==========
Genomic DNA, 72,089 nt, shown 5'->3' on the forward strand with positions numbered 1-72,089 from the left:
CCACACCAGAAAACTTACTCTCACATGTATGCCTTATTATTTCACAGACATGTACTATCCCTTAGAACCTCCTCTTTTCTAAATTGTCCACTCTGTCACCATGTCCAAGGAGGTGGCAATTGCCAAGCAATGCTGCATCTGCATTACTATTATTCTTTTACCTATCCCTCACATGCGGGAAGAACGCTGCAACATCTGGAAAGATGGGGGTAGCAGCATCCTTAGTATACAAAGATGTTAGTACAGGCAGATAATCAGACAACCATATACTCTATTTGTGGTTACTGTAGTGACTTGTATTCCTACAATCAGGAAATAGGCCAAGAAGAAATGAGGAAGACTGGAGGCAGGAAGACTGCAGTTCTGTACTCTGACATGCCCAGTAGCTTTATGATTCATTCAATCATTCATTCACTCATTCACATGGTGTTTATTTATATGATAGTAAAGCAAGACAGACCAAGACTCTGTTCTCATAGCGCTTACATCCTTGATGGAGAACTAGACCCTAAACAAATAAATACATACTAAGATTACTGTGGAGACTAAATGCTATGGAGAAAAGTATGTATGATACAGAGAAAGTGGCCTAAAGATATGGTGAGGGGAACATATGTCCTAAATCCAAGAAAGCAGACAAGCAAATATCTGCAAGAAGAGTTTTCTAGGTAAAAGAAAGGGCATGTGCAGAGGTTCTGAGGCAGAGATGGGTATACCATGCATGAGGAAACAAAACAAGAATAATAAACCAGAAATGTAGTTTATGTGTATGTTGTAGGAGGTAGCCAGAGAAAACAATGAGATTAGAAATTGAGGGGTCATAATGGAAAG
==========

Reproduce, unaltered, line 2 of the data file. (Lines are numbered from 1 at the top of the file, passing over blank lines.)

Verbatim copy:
CCACACCAGAAAACTTACTCTCACATGTATGCCTTATTATTTCACAGACATGTACTATCCCTTAGAACCTCCTCTTTTCTAAATTGTCCACTCTGTCACCATGTCCAAGGAGGTGGCAATTGCCAAGCAATGCTGCATCTGCATTACTATTATTCTTTTACCTATCCCTCACATGCGGGAAGAACGCTGCAACATCTGGAAAGATGGGGGTAGCAGCATCCTTAGTATACAAAGATGTTAGTACAGGCAGATAATCAGACAACCATATACTCTATTTGTGGTTACTGTAGTGACTTGTATTCCTACAATCAGGAAATAGGCCAAGAAGAAATGAGGAAGACTGGAGGCAGGAAGACTGCAGTTCTGTACTCTGACATGCCCAGTAGCTTTATGATTCATTCAATCATTCATTCACTCATTCACATGGTGTTTATTTATATGATAGTAAAGCAAGACAGACCAAGACTCTGTTCTCATAGCGCTTACATCCTTGATGGAGAACTAGACCCTAAACAAATAAATACATACTAAGATTACTGTGGAGACTAAATGCTATGGAGAAAAGTATGTATGATACAGAGAAAGTGGCCTAAAGATATGGTGAGGGGAACATATGTCCTAAATCCAAGAAAGCAGACAAGCAAATATCTGCAAGAAGAGTTTTCTAGGTAAAAGAAAGGGCATGTGCAGAGGTTCTGAGGCAGAGATGGGTATACCATGCATGAGGAAACAAAACAAGAATAATAAACCAGAAATGTAGTTTATGTGTATGTTGTAGGAGGTAGCCAGAGAAAACAATGAGATTAGAAATTGAGGGGTCATAATGGAAAG